We kept ourselves out of anything fancier than a disk based discovery/activation model because once people move beyond that their requirments diverge radically. Instead, we provide what’s needed to build those systems on top of us. We’ll have more on a future blog post (maybe with some interesting samples) but we’re working with a few internal teams that will be building a database based deployment system as well as some that would like to discover and activate add-ins from the internet.


    We more or less inherited this name from previous groups and in Visual Studio land everyone uses “Add-In” so we’re used to talking about it in those terms.

    Besides, at least this way an internet search for add-in is more likely to be talking about us 😉

    “Performance Costs”

    Again we’ll have more information about performance in future blog posts but the good news here is that the overhead is quite low. Our perf tests show that if you are already using an appdomain boundary to isolate add-ins we add less than 1% to the cost of each cross domain method call.


    One of our primary goals in introducing this feature was to solve all these versioning problems that come back to bite you after you’ve released once and start working on version 2.

    We’ll be talking about versioning and how our model addresses the various problems related to it a lot and our next msdn magazine article will include an overview of our architecture as well as demonstrate how you can keep old add-ins working, and run them side by side with new ones, even as the host and it’s contract changes radically.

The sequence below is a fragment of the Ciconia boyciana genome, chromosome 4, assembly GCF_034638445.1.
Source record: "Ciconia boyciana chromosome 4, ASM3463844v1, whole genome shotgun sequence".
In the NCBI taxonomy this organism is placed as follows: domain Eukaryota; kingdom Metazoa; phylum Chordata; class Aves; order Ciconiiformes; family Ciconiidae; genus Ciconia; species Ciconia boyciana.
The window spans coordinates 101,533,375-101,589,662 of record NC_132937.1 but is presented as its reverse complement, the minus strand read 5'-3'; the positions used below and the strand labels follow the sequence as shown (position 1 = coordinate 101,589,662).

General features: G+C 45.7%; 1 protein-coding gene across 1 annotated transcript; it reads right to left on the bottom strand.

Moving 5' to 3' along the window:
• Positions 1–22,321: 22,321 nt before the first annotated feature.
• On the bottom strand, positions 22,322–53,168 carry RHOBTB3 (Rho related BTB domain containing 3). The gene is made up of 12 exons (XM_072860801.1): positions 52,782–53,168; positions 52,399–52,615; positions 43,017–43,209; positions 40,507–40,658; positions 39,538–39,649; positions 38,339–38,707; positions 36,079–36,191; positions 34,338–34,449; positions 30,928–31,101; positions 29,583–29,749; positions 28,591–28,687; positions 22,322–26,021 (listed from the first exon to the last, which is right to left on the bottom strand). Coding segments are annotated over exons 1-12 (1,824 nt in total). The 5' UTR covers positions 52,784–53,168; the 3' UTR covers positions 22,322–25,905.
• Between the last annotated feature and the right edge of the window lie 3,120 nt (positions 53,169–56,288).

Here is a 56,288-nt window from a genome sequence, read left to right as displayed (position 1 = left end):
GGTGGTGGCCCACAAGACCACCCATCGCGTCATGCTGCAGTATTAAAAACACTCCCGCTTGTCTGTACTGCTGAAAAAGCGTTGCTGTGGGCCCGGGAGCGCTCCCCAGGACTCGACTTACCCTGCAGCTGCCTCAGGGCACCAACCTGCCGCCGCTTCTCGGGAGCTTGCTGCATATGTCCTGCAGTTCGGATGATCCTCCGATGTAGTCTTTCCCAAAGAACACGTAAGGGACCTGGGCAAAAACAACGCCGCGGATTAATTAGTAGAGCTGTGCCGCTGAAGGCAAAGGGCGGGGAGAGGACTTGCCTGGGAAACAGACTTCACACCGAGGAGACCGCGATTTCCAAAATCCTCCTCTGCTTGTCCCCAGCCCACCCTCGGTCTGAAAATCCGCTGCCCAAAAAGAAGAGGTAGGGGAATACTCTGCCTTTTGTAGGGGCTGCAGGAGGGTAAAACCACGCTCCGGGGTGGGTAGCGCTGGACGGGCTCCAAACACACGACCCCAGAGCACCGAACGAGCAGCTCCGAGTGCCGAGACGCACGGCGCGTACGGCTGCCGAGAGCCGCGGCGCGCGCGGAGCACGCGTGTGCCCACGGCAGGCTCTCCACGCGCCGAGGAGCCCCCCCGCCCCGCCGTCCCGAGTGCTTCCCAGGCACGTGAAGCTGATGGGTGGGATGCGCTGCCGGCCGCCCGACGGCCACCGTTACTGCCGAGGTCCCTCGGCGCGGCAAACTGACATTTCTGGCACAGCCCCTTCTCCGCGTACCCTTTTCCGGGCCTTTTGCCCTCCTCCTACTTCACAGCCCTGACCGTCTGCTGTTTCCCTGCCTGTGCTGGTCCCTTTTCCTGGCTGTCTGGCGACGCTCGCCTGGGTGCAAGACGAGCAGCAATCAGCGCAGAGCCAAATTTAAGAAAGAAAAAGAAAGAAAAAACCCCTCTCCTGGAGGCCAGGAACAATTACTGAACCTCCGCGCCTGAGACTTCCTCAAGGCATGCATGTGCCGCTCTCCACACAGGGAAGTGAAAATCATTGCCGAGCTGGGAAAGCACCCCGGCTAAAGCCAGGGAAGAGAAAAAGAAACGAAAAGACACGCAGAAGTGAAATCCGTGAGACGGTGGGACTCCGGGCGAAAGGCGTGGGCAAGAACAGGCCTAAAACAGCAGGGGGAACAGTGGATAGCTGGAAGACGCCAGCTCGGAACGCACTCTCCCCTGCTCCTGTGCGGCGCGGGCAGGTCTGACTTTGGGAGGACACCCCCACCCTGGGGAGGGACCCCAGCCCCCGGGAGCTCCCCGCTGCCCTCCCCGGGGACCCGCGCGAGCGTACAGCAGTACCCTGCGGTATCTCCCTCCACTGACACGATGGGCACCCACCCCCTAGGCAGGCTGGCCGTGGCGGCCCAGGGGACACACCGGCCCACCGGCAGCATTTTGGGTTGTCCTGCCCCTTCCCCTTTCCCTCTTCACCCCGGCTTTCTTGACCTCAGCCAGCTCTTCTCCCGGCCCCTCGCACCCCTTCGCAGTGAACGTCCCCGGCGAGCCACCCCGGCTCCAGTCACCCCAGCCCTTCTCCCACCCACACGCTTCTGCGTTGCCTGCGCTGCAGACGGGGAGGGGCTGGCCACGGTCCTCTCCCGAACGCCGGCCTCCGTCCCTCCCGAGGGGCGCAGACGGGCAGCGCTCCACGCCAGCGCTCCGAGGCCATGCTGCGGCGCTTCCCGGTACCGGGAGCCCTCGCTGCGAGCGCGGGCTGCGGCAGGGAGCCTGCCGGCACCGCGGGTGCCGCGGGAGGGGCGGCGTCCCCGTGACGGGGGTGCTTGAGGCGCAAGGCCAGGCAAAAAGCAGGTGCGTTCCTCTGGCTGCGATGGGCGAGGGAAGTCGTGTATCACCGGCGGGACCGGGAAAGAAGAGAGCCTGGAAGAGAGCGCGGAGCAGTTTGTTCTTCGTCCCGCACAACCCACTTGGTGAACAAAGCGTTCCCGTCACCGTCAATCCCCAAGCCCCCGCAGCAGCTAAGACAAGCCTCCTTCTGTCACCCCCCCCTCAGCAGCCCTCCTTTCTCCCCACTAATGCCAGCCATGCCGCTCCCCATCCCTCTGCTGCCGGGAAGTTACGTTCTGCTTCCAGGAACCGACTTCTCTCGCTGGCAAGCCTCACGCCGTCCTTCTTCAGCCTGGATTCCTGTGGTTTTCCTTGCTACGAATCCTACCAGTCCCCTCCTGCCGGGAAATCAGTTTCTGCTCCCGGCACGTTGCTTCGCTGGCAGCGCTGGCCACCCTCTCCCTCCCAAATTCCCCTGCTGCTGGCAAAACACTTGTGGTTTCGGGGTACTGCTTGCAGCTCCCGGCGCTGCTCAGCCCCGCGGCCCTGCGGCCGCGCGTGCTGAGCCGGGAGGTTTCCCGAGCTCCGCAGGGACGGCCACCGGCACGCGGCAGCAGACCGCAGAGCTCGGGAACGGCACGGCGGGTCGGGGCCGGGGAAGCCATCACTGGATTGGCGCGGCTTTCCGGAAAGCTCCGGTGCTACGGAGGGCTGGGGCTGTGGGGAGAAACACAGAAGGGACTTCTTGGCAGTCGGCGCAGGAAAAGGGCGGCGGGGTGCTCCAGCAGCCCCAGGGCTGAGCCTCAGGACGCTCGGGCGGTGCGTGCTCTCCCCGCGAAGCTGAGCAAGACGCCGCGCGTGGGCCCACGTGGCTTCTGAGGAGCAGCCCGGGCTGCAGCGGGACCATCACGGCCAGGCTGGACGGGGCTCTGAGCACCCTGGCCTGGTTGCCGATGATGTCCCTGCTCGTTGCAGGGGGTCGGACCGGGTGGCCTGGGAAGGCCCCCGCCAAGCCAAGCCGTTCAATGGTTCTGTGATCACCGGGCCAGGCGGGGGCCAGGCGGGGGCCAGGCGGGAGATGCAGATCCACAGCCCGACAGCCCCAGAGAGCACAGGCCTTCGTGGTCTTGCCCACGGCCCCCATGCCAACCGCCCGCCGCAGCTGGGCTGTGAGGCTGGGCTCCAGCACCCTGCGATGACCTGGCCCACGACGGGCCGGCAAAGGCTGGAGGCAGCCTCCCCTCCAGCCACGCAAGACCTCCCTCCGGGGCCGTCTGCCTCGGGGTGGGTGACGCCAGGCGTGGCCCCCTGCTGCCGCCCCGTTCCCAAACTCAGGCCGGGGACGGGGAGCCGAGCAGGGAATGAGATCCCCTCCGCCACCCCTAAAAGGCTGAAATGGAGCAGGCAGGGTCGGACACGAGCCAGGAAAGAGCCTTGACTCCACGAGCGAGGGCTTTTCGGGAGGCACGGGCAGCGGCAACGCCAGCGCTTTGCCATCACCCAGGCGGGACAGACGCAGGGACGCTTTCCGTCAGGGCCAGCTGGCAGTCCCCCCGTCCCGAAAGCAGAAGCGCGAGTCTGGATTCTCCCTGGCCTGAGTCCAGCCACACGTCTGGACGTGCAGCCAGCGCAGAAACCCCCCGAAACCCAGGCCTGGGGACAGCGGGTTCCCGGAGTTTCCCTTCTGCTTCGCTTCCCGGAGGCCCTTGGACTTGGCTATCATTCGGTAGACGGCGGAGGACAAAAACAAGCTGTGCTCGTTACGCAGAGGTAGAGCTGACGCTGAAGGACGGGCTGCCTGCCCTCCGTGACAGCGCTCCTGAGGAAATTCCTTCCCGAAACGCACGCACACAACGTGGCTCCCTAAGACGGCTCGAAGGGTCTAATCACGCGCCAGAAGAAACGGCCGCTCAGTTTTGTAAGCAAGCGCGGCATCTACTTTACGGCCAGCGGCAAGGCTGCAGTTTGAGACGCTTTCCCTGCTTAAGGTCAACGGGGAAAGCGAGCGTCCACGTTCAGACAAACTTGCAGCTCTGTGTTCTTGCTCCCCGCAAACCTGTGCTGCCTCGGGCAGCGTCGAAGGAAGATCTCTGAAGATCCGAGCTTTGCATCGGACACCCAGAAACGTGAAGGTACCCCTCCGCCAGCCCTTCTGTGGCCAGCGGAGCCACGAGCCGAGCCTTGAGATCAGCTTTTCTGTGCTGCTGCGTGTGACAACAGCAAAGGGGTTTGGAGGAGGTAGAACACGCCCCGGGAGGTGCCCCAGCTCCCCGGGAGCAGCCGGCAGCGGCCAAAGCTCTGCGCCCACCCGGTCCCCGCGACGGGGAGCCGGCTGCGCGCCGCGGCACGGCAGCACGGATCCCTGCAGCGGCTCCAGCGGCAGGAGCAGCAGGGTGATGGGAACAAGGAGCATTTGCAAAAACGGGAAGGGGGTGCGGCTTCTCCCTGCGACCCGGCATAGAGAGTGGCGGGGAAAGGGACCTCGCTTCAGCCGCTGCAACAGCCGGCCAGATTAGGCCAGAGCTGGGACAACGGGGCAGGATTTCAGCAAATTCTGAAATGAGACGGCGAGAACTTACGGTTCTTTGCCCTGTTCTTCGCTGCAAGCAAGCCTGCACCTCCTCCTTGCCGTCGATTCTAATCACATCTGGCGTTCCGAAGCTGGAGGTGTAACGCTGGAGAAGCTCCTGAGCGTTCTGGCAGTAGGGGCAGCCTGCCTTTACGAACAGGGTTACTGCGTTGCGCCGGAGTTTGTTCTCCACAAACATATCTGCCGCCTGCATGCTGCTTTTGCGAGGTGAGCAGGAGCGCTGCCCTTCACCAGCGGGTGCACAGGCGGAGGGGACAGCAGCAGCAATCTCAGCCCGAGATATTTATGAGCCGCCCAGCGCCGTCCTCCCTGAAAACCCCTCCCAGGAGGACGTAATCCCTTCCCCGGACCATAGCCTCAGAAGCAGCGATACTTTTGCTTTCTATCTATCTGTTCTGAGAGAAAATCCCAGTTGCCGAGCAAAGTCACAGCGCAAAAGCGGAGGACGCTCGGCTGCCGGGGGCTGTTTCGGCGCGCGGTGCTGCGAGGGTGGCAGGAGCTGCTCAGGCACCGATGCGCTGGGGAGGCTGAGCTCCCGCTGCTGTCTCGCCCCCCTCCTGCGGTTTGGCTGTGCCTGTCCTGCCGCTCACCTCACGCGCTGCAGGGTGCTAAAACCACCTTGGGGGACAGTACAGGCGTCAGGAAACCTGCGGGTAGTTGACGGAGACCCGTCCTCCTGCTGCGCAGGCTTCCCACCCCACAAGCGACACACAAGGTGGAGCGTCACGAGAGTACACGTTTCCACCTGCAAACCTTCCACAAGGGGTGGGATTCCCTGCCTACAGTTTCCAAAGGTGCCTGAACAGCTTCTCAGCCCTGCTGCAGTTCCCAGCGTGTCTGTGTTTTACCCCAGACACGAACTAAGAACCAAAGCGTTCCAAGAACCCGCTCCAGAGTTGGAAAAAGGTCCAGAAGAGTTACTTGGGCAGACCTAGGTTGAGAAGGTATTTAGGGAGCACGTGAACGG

The short answer is that the system manages versioning for you at runtime and that the host code itself will not have to worry about all the different add-in versions (and vice versa) but that you may have to build and deploy cross-version adapters to enable some of the more interesting versioning scenarios.

  3. Michael says:

    Do you plan to get into a technical discussion for those of us who are familiar with things like Pratschner’s book. I kind of want to know what’s going on under the hood.

    It would be great to have something that "just works", but I want to know what’s going on. We’re working on the add-in issue right now. If we like what you’re doing, is there any "go live" license so we can ship a product using the CTP libraries?

  4. Michael says:

    Well, I doubt we’ll have any hope of using stuff you’re working on 🙁 The CTP is the whole Orcas thing, VS and all. It would be nice if you had a separate download of just the Add-In classes and then roll it into the next version of VS, kind of like what the WinFx team did.

    I might get a go-ahead to use a go-live release of just the add-in technology (if it existed), but there’s no way I’ll get the go ahead to use a whole new version of the .Net framework, even if there is a go-live license.

  5. Garry Trinder says:

    We’ll be going into much more technical detail both as to the architecture our model prescribes as well as to details about what goes on underneath the hood. If you have specific topics you’d like to hear about please let us know.